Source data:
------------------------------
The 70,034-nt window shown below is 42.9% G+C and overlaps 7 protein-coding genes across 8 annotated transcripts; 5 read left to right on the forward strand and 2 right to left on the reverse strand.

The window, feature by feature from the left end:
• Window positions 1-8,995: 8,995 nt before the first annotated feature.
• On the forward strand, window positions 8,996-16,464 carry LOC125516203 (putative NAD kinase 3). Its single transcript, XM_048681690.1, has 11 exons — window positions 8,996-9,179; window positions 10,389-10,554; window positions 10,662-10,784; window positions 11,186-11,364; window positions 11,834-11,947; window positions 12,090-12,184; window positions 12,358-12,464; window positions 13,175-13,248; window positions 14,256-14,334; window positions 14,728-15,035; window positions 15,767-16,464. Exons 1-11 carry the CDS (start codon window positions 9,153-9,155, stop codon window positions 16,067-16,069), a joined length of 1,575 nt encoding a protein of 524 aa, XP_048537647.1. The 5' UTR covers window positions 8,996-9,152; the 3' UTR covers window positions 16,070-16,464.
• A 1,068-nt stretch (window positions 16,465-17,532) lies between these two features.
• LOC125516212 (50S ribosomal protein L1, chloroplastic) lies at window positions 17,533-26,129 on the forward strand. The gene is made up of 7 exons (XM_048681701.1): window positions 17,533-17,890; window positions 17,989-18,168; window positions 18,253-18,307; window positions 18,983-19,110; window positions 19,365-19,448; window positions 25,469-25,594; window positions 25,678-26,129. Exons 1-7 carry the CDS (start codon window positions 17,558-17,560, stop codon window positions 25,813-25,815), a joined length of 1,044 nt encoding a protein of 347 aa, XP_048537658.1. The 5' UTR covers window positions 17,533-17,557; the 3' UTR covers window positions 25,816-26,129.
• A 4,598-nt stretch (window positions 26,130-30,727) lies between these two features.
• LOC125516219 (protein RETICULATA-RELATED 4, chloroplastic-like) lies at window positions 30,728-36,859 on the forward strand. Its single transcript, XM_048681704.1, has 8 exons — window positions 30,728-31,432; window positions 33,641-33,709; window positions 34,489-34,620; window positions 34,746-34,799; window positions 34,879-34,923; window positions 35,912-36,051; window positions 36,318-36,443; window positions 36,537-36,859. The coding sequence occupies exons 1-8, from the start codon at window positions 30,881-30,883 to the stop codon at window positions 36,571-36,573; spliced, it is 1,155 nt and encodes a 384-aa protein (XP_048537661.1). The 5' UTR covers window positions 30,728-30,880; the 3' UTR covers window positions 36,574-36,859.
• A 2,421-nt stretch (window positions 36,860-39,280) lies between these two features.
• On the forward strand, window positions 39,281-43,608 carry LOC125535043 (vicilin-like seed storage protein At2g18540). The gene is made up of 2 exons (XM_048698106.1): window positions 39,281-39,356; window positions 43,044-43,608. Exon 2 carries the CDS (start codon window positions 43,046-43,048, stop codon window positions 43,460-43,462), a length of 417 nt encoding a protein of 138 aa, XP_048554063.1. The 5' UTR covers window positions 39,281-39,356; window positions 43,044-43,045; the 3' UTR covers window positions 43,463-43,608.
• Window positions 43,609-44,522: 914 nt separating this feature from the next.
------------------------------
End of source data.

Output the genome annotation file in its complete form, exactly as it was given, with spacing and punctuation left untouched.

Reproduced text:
The 70,034-nt window shown below is 42.9% G+C and overlaps 7 protein-coding genes across 8 annotated transcripts; 5 read left to right on the forward strand and 2 right to left on the reverse strand.

The window, feature by feature from the left end:
• Window positions 1-8,995: 8,995 nt before the first annotated feature.
• On the forward strand, window positions 8,996-16,464 carry LOC125516203 (putative NAD kinase 3). Its single transcript, XM_048681690.1, has 11 exons — window positions 8,996-9,179; window positions 10,389-10,554; window positions 10,662-10,784; window positions 11,186-11,364; window positions 11,834-11,947; window positions 12,090-12,184; window positions 12,358-12,464; window positions 13,175-13,248; window positions 14,256-14,334; window positions 14,728-15,035; window positions 15,767-16,464. Exons 1-11 carry the CDS (start codon window positions 9,153-9,155, stop codon window positions 16,067-16,069), a joined length of 1,575 nt encoding a protein of 524 aa, XP_048537647.1. The 5' UTR covers window positions 8,996-9,152; the 3' UTR covers window positions 16,070-16,464.
• A 1,068-nt stretch (window positions 16,465-17,532) lies between these two features.
• LOC125516212 (50S ribosomal protein L1, chloroplastic) lies at window positions 17,533-26,129 on the forward strand. The gene is made up of 7 exons (XM_048681701.1): window positions 17,533-17,890; window positions 17,989-18,168; window positions 18,253-18,307; window positions 18,983-19,110; window positions 19,365-19,448; window positions 25,469-25,594; window positions 25,678-26,129. Exons 1-7 carry the CDS (start codon window positions 17,558-17,560, stop codon window positions 25,813-25,815), a joined length of 1,044 nt encoding a protein of 347 aa, XP_048537658.1. The 5' UTR covers window positions 17,533-17,557; the 3' UTR covers window positions 25,816-26,129.
• A 4,598-nt stretch (window positions 26,130-30,727) lies between these two features.
• LOC125516219 (protein RETICULATA-RELATED 4, chloroplastic-like) lies at window positions 30,728-36,859 on the forward strand. Its single transcript, XM_048681704.1, has 8 exons — window positions 30,728-31,432; window positions 33,641-33,709; window positions 34,489-34,620; window positions 34,746-34,799; window positions 34,879-34,923; window positions 35,912-36,051; window positions 36,318-36,443; window positions 36,537-36,859. The coding sequence occupies exons 1-8, from the start codon at window positions 30,881-30,883 to the stop codon at window positions 36,571-36,573; spliced, it is 1,155 nt and encodes a 384-aa protein (XP_048537661.1). The 5' UTR covers window positions 30,728-30,880; the 3' UTR covers window positions 36,574-36,859.
• A 2,421-nt stretch (window positions 36,860-39,280) lies between these two features.
• On the forward strand, window positions 39,281-43,608 carry LOC125535043 (vicilin-like seed storage protein At2g18540). The gene is made up of 2 exons (XM_048698106.1): window positions 39,281-39,356; window positions 43,044-43,608. Exon 2 carries the CDS (start codon window positions 43,046-43,048, stop codon window positions 43,460-43,462), a length of 417 nt encoding a protein of 138 aa, XP_048554063.1. The 5' UTR covers window positions 39,281-39,356; window positions 43,044-43,045; the 3' UTR covers window positions 43,463-43,608.
• Window positions 43,609-44,522: 914 nt separating this feature from the next.